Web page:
October 18, 2013
CRYSTAL GATER, Plaintiff,
BANK OF AMERICA, N.A., Defendant.
SAMUEL DER-YEGHIAYAN, District Judge.
This matter is before the court on Defendant Bank of America, N.A.'s (BOA) motion to dismiss. For the reasons stated below, the motion to dismiss is granted.
Plaintiff Crystal Gater (Gater) contends that in 2006 she entered into a mortgage loan (Mortgage) with Universal Mortgage Corporation (Universal). Gater contends that Universal made certain misrepresentations to her relating to the Mortgage. The Mortgage was allegedly subsequently assigned to Mortgage Electronic Registration Systems, Inc. (MERS), and later re-assigned by MERS to BOA. Gater includes in her complaint a Truth-in-Lending Act (TILA), 15 U.S.C. §§ 1601, et seq. claim (Count I), and an Illinois Consumer Fraud and Deceptive Business Practices Act (Fraud Act), 815 ILCS 505/1, et seq. claim (Count II). BOA now moves to dismiss the instant action.
In ruling on a motion to dismiss brought pursuant to Federal Rule of Civil Procedure 12(b)(6) (Rule 12(b)(6)), the court must draw all reasonable inferences that favor the plaintiff, construe the allegations of the complaint in the light most favorable to the plaintiff, and accept as true all well-pleaded facts and allegations in the complaint. Appert v. Morgan Stanley Dean Witter, Inc., 673 F.3d 609, 622 (7th Cir. 2012); Thompson v. Ill. Dep't of Prof'l Regulation, 300 F.3d 750, 753 (7th Cir. 2002). A plaintiff is required to include allegations in the complaint that "plausibly suggest that the plaintiff has a right to relief, raising that possibility above a speculative level'" and "if they do not, the plaintiff pleads itself out of court." E.E.O.C. v. Concentra Health Services, Inc., 496 F.3d 773, 776 (7th Cir. 2007)(quoting in part Bell Atlantic Corp. v. Twombly, 127 S.Ct. 1955, 1965 (2007)); see also Morgan Stanley Dean Witter, Inc., 673 F.3d at 622 (stating that "[t]o survive a motion to dismiss, the complaint must contain sufficient factual matter, accepted as true, to state a claim to relief that is plausible on its face, " and that "[a] claim has facial plausibility when the plaintiff pleads factual content that allows the court to draw the reasonable inference that the defendant is liable for the misconduct alleged")(quoting Ashcroft v. Iqbal, 556 U.S. 662 (2009))(internal quotations omitted).
BOA argues that the TILA and Fraud Act claims are untimely. An affirmative defense such as a statute of limitations defense "may be raised in a motion to dismiss if the allegations of the complaint itself set forth everything necessary to satisfy the affirmative defense.'" Brooks v. Ross, 578 F.3d 574, 579 (7th Cir. 2009)(quoting United States v. Lewis, 411 F.3d 838, 842 (7th Cir. 2005)). Generally, a TILA action for damages must be filed "within one year from the date of the occurrence of the violation...." 15 U.S.C. § 1640(e). A TILA action seeking rescission must be filed within three years of the date of consummation. 15 U.S.C. § 1635(f); see also Haymer v. Countrywide Bank, FSB, 2011 WL 2790172, at *6 (N.D. Ill. 2011)(stating that "TILA actions must be brought within one year from the date of the violation" and that "[a] transaction is consummated on the date the loan is closed"); 15 U.S.C. § 1635(f). A Fraud Act claim must be brought "within three years of the date the claim accrues." Addison Automatics, Inc. v. RTC Group, Inc., 2013 WL 3771423, at *5-6 (N.D. Ill. 2013). A Fraud Act claim "accrues when the plaintiff knows or reasonably should know of his injury and also knows or reasonably should know that it was wrongfully caused.'" Highsmith v. Chrysler Credit Corp., 18 F.3d 434, 441 (7th Cir. 1994)(quoting Knox College v. Celotex Corp., 430 N.E.2d 976, 980 (Ill. 1981)); 815 ILCS 505/10a(e).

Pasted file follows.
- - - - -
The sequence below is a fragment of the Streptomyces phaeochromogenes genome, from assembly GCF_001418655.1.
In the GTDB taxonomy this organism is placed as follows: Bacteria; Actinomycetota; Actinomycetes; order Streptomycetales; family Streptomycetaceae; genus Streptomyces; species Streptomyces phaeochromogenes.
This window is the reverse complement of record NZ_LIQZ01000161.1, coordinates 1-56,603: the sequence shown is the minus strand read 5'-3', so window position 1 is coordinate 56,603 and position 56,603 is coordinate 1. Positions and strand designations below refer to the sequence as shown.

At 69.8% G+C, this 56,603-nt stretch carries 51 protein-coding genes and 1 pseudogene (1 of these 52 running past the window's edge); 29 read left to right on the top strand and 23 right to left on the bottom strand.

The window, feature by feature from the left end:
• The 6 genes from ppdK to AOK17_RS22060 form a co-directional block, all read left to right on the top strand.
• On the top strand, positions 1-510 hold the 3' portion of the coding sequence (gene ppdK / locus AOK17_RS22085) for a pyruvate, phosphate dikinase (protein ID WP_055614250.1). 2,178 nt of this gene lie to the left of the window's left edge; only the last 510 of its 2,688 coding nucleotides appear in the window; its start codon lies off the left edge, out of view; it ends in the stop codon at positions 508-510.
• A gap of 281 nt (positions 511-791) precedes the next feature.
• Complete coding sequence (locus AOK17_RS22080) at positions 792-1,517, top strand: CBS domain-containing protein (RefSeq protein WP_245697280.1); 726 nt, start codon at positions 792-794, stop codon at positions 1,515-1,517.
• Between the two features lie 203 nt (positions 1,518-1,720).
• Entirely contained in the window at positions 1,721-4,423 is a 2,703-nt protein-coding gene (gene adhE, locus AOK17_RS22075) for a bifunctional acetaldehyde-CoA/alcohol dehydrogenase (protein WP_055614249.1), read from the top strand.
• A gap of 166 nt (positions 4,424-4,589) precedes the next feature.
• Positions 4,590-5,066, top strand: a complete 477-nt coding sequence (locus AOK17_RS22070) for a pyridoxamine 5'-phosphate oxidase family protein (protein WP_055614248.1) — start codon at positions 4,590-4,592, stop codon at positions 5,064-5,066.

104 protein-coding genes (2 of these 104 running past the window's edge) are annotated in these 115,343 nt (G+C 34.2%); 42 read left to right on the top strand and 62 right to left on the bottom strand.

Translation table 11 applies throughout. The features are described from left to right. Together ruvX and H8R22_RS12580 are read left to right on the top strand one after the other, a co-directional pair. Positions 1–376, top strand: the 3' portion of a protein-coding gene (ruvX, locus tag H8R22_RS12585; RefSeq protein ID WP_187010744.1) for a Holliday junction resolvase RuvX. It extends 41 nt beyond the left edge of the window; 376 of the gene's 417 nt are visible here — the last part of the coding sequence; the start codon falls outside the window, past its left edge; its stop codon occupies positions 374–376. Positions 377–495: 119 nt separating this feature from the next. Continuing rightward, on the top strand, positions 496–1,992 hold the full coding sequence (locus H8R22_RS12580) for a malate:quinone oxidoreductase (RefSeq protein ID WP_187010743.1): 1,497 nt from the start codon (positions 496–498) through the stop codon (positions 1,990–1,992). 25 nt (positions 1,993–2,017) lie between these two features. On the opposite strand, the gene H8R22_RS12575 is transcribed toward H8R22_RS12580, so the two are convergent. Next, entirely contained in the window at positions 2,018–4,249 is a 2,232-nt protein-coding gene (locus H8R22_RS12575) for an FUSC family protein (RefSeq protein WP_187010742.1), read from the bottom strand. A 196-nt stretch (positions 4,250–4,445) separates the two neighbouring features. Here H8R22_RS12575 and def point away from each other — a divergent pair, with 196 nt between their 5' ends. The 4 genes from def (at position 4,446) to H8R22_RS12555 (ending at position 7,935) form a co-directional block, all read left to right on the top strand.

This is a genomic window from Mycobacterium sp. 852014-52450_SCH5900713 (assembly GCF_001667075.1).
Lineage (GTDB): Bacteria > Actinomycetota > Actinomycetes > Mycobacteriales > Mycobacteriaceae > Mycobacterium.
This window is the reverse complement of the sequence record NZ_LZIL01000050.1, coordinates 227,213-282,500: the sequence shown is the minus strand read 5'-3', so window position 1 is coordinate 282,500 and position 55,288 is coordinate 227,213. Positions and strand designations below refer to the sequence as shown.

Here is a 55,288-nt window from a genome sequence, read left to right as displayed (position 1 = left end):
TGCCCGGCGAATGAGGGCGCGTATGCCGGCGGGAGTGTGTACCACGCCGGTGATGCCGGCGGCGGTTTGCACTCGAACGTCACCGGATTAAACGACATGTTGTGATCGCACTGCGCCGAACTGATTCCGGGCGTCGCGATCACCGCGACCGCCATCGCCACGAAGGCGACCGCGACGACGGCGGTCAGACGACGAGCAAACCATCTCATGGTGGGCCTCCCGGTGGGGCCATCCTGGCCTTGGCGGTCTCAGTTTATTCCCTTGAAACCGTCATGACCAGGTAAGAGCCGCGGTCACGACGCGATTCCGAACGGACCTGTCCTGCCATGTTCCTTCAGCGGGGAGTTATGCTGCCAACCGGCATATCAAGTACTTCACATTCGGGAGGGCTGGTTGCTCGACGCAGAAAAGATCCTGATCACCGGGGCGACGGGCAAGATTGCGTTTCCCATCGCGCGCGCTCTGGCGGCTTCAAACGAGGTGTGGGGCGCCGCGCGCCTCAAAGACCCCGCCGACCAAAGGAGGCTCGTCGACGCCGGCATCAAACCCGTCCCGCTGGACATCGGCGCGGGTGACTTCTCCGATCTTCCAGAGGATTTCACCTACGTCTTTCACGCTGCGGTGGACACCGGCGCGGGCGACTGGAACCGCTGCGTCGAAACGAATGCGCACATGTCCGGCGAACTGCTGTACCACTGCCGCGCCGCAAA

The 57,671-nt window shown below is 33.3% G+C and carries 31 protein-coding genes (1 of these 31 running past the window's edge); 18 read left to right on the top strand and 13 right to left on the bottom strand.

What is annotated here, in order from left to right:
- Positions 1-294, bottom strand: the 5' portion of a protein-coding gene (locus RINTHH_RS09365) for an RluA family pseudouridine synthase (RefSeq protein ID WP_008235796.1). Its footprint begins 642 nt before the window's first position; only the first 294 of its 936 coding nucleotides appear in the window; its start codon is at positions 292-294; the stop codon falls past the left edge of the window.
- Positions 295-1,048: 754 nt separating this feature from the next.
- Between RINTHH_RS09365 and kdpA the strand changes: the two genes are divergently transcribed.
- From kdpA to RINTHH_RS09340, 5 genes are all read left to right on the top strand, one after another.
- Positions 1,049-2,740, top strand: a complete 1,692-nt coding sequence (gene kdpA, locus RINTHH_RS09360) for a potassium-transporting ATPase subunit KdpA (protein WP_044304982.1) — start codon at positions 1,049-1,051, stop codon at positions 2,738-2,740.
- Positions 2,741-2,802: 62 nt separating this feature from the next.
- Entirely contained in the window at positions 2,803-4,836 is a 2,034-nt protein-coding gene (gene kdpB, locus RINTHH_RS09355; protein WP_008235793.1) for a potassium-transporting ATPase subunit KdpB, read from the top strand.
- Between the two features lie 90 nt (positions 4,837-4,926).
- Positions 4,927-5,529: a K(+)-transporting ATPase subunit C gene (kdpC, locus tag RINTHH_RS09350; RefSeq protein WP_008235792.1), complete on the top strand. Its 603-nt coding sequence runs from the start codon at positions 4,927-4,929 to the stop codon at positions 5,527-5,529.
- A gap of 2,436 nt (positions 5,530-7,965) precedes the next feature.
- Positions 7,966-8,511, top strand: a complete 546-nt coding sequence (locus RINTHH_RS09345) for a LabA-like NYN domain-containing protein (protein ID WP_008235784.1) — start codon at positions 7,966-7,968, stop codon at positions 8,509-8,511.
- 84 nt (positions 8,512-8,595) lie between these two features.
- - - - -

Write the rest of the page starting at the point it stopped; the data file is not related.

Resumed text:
In the instant action, the allegations in the complaint indicate that the Mortgage transaction was consummated in September 2006, over seven years ago. The alleged misrepresentations that are alleged in the complaint are alleged to have occurred in September 2006. Over six years passed before Gater brought the instant action on April 30, 2013. Even if the court were to consider Gater's allegations that she unsuccessfully attempted to refinance the Mortgage sometime in 2007, (Compl. Par. 31), and the court found that the statute of limitations periods began to run in December 2007, Gater's claims brought in April 2013 would still be untimely. In addition, even if the court were to apply the five-year statute of limitations for general common law fraud claims, Gater's claims would still be untimely. 735 ILCS 5/13-205.
Gater also argues that some courts have found an exception to the TILA limitations period where TILA claims are asserted as a defensive measure to an Illinois foreclosure action. See U.S. Bank Nat. Ass'n v. Manzo, 960 N.E.2d 1238, 1250 (Ill.App.Ct. 2011)(addressing whether a TILA rescission claim for recoupment brought in defense to a foreclosure action was barred by the three-year limitations period). However, BOA has provided documents from the public record, which the court can take judicial notice of when ruling on the instant motion. General Elec. Capital Corp. v. Lease Resolution Corp., 128 F.3d 1074, 1080 (7th Cir. 1997)(stating that a court can "take judicial notice of matters of public record without converting a motion for failure to state a claim into a motion for summary judgment"). Such documentation provided by BOA shows that BOA already obtained a foreclosure judgment against Gater in a separate civil action. (Mot. Ex 4). Finally, Gater has not presented facts to indicate that either of the equitable tolling doctrines are applicable in this case. See Cada v. Baxter Healthcare Corp., 920 F.2d 446, 451 (7th Cir. 1990)(explaining equitable tolling doctrines). Therefore, since Gater's claims are untimely, BOA's motion to dismiss is granted.
Based on the foregoing analysis, BOA's motion to dismiss is granted.